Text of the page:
What is a Reserve?
Reserve land is Crown land set aside for public purposes: for example, hospitals, schools, conserving plants and animals, national parks, recreation, and for the use of Aboriginal people. Crown reserves are created under the Land Administration Act. For each reserve created, a Certificate of Crown Land Title is registered with DLI.
Some reserves can be given an “A” classification: that gives added protection against the reserve being changed in some way, because it requires that any changes be approved by both Houses of Parliament. National Parks and conservation reserves have an “A” classification. So do some Aboriginal reserves.
There is another level of protection for certain Aboriginal reserves held by the ALT. Aboriginal reserves proclaimed under Part III the Aboriginal Affairs Planning Authority Act have restricted access for miners or the public. Those groups can get access only by applying to the Minister for Indigenous Affairs and/or the ALT for a special entry permit. Once a reserve has been protected this way, the protection can only be changed by the approval of both Houses of Parliament.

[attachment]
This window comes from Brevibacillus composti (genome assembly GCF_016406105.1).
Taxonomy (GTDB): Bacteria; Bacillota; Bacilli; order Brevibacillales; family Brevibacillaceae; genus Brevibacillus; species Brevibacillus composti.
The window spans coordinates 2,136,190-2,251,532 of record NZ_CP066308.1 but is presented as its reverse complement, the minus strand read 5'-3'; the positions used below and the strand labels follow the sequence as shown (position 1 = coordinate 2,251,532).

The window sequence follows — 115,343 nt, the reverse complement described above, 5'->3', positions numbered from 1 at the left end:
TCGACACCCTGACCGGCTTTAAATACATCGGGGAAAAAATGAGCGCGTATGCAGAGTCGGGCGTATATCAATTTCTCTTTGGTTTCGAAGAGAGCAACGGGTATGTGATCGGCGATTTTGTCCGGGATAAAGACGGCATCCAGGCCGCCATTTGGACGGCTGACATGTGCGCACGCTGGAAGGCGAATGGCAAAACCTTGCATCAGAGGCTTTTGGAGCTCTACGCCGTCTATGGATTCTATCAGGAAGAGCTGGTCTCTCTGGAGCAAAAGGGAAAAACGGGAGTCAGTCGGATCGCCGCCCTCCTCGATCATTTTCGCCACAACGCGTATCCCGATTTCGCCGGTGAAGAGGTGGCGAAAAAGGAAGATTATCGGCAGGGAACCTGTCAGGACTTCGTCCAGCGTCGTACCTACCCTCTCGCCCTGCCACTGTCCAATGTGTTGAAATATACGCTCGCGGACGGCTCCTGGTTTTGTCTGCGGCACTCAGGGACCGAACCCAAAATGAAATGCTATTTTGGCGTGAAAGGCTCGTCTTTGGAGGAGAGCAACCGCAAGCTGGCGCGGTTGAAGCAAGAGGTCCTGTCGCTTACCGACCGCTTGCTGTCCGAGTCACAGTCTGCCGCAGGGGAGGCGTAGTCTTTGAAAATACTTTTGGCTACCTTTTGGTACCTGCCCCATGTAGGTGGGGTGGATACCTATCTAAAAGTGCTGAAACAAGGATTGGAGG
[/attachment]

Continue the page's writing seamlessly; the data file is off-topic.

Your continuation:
Many reserves are managed by a Management Body. A Management Body is the group that the Minister gives the care, control and management of the reserve to. For example, the Management Body can be a local government authority, a State government agency, or an Aboriginal organisation.
Management Orders are made by the Minister for Lands and they set out the rights and duties of the Management Body. The Management Orders can include a power to lease (rent out) the reserve. Where there is a power to lease the reserve, any lease given by the Management Body must be consistent with the purpose of the reserve. Management Orders cannot be used as security for a loan, but any leases given under Management Orders could be used as security if the Minister for Lands approves.